The term “partnership” is a long-established part of the apparel industry lexicon.
The term is often invoked by brands and retailers when defining the quality of their supplier relationships, to imply that we’re working together, everyone is benefitting, everything is just great. Strategic partners especially are assumed to enjoy enviable deals – with large orders and consistent business marking a lucrative and long-term relationship with a big customer.
But are these partnerships truly great? Given the complexity of global supply chains and the many obstacles that imperil getting products in the hands of consumers, shouldn’t brands and retailers (and investors for that matter) want to know without any doubt that their partnerships with suppliers are strong and functioning as effectively and efficiently as possible?
Part of answering this question requires getting beyond the warm and fuzzies, digging into the details, and breaking down the idea of ‘partnership’ into the key practices that take place between the business partners. Better Buying’s new Partnership Index is a short survey that captures suppliers’ beliefs about practices that impact their business profitability, ability to provide decent work for those making our clothes, and their efforts to improve environmental performance. Our recently released report reveals some shortcomings, including that only:
- 59% of suppliers reported that the customer’s financial practices were always fair.
- 52% said their customers always gave the visibility necessary to plan business operations.
- 48% said their customers always gave enough time for all processes.
- 44% said their customer’s operational processes were always efficient.
Suppliers whose customers never or only occasionally treat them fairly in financial dealings, work efficiently, give them adequate information to plan production and enough time to carry it out, aren’t really supporting the partnerships needed in to meet uncertain market demand under uncertain conditions.
An even more disappointing, only 42% said their customer always asked for the supplier’s suggestions for product and process innovation. This is bad for buyers because suppliers are an untapped reserve of innovation and insights and by not asking for input buyers are missing out on opportunities to improve their business and profitability.
Furthermore, we know from our supplier data that brands cannot afford to be complacent in relation to their most important suppliers, and assume that their purchasing practices will invariably be better. Our subscribers are frequently surprised to find their strategic suppliers report even more time and financial pressures, compared to their non-strategic suppliers.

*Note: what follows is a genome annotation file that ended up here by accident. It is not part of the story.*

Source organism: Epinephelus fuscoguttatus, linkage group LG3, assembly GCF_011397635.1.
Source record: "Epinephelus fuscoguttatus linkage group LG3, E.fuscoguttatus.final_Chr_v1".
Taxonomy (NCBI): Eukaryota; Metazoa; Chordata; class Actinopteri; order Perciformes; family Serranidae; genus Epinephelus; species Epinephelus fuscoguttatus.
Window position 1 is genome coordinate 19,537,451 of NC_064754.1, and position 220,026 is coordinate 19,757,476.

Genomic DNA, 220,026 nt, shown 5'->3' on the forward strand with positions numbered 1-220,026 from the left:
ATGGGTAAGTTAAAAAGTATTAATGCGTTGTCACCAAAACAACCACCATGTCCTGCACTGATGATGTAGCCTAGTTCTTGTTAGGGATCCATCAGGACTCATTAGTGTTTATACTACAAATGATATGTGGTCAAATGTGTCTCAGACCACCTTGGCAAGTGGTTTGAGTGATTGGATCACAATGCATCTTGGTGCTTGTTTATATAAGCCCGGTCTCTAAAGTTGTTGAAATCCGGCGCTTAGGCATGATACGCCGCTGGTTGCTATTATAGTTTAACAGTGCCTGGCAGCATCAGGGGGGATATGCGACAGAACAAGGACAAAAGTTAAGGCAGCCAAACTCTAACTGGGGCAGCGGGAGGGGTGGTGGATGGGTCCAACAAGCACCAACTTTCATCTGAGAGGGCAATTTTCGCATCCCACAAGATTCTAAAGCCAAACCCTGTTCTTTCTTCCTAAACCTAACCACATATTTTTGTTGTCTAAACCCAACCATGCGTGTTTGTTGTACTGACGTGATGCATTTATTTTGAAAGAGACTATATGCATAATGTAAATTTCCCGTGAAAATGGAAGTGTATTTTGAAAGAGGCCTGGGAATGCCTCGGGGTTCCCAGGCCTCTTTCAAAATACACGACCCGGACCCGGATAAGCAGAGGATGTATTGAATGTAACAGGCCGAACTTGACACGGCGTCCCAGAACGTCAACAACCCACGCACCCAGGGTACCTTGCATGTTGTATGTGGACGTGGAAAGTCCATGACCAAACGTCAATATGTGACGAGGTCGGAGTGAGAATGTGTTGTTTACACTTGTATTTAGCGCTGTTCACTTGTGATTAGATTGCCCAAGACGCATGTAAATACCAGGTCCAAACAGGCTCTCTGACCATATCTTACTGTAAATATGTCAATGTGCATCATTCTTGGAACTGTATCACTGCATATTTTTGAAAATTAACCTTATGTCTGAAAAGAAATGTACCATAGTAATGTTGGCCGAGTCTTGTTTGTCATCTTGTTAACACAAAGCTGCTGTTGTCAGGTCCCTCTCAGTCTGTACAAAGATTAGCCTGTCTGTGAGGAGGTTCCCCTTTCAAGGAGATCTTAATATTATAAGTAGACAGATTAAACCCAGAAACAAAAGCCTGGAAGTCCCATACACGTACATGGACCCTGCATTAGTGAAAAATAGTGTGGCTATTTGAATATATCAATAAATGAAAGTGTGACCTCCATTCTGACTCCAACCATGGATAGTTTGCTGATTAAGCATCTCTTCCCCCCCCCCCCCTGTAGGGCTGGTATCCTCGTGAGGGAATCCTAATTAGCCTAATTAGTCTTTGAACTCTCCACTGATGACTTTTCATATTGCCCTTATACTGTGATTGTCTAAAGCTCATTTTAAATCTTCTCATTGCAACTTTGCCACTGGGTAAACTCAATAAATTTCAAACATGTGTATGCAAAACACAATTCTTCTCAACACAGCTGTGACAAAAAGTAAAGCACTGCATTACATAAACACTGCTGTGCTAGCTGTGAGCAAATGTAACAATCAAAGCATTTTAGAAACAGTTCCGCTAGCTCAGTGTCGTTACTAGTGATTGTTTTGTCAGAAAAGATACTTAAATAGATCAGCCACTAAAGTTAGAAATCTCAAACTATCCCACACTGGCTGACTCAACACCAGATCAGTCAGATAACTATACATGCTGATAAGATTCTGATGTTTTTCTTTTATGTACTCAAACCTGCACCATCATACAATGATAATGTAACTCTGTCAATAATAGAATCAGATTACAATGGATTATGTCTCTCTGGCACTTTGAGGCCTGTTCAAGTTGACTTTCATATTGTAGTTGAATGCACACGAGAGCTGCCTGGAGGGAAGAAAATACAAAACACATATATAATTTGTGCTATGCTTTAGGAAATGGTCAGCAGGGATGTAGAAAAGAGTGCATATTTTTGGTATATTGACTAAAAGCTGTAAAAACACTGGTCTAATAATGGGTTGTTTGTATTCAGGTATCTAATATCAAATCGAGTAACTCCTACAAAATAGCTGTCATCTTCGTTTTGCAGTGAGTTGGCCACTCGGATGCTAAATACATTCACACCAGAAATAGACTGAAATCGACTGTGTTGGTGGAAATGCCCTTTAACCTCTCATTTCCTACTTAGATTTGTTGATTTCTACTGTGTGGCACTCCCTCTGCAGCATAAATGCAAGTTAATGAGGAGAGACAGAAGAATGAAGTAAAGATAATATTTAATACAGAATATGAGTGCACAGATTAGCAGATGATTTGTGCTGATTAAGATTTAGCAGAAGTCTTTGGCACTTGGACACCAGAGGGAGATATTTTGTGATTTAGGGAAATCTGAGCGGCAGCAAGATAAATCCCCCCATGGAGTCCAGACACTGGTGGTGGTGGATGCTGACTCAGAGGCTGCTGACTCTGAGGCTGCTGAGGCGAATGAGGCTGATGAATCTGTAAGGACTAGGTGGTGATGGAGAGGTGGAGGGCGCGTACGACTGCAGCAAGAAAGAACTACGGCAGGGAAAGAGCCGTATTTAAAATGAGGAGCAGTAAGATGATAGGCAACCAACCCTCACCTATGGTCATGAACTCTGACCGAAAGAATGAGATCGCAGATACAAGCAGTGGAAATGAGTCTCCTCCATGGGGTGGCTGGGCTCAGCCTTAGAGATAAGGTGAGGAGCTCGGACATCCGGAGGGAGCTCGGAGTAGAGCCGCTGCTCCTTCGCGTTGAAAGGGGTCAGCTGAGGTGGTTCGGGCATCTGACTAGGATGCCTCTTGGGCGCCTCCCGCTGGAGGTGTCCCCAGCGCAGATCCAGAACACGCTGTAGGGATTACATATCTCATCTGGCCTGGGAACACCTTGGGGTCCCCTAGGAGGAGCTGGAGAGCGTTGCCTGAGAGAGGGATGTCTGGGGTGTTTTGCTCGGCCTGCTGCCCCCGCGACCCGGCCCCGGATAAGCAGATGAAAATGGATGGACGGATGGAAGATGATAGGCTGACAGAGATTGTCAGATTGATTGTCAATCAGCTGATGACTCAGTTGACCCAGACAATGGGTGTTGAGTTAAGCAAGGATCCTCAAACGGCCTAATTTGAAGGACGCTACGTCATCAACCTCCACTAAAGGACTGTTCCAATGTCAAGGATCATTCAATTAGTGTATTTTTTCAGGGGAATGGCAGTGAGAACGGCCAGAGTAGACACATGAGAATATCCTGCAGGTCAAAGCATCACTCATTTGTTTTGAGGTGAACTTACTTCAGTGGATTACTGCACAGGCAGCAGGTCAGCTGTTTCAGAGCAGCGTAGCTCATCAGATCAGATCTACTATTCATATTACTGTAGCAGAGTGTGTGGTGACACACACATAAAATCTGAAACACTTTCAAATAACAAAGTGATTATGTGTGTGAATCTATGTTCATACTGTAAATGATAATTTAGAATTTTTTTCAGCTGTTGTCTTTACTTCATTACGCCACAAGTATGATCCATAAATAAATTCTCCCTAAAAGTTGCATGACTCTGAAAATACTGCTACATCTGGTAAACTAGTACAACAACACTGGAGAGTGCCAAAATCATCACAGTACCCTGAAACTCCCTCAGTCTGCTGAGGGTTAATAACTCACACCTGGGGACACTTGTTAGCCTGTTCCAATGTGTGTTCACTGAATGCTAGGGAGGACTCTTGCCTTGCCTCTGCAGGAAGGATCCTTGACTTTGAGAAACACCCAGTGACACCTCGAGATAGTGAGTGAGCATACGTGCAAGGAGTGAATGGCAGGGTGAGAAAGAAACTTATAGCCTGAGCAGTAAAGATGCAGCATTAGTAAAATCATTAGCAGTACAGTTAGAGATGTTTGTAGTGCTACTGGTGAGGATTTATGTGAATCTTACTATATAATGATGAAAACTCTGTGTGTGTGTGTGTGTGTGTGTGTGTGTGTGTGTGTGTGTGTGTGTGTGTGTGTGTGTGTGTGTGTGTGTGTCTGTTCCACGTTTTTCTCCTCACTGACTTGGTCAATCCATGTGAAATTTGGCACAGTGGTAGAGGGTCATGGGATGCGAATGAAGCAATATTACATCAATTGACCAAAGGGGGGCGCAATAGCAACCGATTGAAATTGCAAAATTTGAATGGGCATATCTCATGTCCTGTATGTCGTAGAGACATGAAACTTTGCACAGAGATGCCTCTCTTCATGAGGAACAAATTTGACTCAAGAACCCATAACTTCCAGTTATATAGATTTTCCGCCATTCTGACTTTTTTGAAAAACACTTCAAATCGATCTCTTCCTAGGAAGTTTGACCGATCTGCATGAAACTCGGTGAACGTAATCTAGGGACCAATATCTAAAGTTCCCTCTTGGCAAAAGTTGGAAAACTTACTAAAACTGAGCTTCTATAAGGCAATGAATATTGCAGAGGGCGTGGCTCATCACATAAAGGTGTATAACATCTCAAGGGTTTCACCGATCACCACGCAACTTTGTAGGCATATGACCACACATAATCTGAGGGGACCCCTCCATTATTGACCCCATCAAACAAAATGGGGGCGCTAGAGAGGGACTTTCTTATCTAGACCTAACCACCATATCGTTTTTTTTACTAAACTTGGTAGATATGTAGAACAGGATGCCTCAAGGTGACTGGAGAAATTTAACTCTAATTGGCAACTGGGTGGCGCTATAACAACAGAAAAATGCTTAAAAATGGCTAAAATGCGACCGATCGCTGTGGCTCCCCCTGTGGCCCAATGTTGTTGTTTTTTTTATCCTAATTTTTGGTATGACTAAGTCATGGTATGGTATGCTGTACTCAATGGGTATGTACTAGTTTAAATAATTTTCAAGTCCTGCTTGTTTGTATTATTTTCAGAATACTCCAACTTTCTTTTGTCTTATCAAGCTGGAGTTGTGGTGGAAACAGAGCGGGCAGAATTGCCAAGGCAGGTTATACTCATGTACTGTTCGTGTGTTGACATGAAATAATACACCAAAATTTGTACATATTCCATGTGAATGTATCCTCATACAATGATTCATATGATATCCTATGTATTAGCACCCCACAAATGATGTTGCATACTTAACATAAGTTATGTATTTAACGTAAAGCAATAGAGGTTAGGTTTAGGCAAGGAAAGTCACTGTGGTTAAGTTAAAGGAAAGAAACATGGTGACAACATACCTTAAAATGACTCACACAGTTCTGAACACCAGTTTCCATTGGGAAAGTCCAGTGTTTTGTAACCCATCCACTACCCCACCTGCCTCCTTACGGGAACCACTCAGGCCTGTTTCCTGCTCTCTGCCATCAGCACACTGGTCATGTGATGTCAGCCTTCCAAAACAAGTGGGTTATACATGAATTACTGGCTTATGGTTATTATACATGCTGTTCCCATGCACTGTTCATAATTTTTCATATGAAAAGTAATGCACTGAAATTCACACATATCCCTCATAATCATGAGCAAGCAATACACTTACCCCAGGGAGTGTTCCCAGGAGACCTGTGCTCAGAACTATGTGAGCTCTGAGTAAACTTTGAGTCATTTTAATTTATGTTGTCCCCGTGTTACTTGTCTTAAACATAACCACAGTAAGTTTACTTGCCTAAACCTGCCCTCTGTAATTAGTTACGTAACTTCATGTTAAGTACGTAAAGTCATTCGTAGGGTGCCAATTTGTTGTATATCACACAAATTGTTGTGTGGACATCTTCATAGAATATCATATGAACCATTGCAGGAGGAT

Over nearly three decades carrying out research with suppliers from around the world, I don’t recall ever hearing a supplier say they had a “great partnership” with any of their customers. But I’ve frequently heard the term misused by brands as a lever for forcing suppliers to do whatever they asked, ‘in the spirit of partnership.’ Which often meant rushing out an order at an ultra-low price, while being forced to accept less money, cut corners on wages, and resort to excessive overtime in the factory.
What’s missing from the business relationship is a “True” Partnership.
True Partnerships are mutually beneficial and sustainable. They involve close dialogue between the partners who work together to achieve shared objectives that work for everyone involved. With the importance the industry places on speed to market, cost, quality, and inventory control, True Partnerships are time- and resource-efficient and deals made are fair in the way profits are shared and risks are allocated. And perhaps to state the obvious – the True Partnership extends over time, through the good times and the bad.
Now more than ever, brands and retailers need to build True Partnerships with their suppliers. And make sure that the quality of the partnerships isn’t just a nice feeling held by the brand or retailer, but is backed up by evidence that suppliers believe the same.
A version of this article appeared in Just Style, on February 18th 2022.